From today's Wall Street Journal -
Until his arrest, Mr. Strauss-Kahn was viewed as the only politician who could defeat France's President Nicolas Sarkozy in next year's election. Although Mr. Strauss-Kahn has yet to reveal his plans, few French Socialists believe the former chief of the International Monetary Fund can revive his presidential ambitions.
I think I owe Nafissatou Diallo an apology. In a previous blog entry I questioned her competence as a perjurer. But if the Wall Street Journal is correct, then she did exactly what she was sent to do. Success is the measure of a job well done.
Here I am speculating, but one could make the case that her story came unglued at exactly the right time. She was credible enough to convince the hotel management and security people that she was telling the truth. She was credible enough for the police investigators to believe her and the Manhattan prosecutor to file charges, ruining Mr. Strauss-Kahn and assuring the re-election of President Sarkozy.
This is the woman who was able to bring herself to tears in describing a gang-rape in her native Guinea that was later determined never to have happened.
But she was not credible enough to get the case brought to trial. Which prevented her from being investigated and cross-examined and subjected to deposition after deposition, during the course of which she might have revealed who put her up to it.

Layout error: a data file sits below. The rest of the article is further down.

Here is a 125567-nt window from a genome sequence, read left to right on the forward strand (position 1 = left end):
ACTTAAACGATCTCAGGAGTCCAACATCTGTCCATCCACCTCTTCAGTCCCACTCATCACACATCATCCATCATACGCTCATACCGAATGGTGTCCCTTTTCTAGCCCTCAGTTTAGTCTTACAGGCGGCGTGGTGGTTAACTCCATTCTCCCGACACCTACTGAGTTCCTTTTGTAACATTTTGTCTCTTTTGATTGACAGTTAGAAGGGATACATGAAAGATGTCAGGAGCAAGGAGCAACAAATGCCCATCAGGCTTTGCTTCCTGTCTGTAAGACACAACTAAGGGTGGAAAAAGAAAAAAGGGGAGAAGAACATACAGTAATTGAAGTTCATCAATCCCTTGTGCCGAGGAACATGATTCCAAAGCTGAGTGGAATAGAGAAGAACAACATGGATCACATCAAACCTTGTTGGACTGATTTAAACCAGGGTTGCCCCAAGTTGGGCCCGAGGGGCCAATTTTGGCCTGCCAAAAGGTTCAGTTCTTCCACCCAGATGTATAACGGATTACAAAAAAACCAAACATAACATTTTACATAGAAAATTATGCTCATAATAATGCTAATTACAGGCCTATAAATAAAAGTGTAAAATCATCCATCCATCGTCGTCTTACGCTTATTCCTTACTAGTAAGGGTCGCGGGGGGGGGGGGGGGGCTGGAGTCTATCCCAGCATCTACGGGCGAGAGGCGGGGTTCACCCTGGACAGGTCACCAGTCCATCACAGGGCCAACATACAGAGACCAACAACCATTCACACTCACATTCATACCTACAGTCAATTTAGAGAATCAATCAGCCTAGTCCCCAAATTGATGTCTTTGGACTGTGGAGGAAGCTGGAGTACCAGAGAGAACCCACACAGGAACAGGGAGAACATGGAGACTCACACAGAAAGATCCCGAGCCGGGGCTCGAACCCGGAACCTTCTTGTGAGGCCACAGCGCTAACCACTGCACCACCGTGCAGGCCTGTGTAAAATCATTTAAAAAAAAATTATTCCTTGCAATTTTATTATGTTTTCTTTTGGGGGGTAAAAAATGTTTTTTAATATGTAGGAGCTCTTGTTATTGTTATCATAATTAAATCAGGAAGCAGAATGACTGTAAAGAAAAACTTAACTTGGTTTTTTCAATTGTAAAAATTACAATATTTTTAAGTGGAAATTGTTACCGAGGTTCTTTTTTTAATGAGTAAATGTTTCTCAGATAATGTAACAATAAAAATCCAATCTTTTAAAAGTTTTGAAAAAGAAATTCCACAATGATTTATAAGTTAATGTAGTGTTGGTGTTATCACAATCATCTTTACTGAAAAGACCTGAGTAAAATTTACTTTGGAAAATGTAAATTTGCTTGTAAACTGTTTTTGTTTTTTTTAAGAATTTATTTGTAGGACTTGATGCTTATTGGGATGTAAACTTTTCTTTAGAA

When one consider the Dreyfus Affair, if the French military establishment had merely disgraced Dreyfus, drummed him out of the army, and sent him to prison for a few years, nothing much else would have happened to him nor to the Army. Nobody would have investigated. They would have gotten away with it.
But instead they sent Dreyfus to Devil's Island for life. Which was dramatic enough that when exculpatory evidence came to light, it was worth Emile Zola's time to write 'J'Accuse' and worth
Georges Clemenceau's time to publish it in his newspaper L'Aurore.
The subsequent investigations and unraveling scandal between 1895 and 1906 permanently damaged the reputation of the French Army and of the class it was part of.
So Diallo had just the right amount of credibility - enough to knock Strauss-Kahn out of the race for the presidency of France - but not enough to convict him and make him a martyr, nor to risk too much investigation into who sent her.
Diallo, so far being an example of the difficulty of getting competent help in New York, is an example of to what high levels the arts of skulduggery, lying, and manipulation have been raised in our time.
What happened in New York was a seizure of the Elysee Palace for the next seven years, a clandestine coup d'etat. And it appears that they got away with it, in plain sight.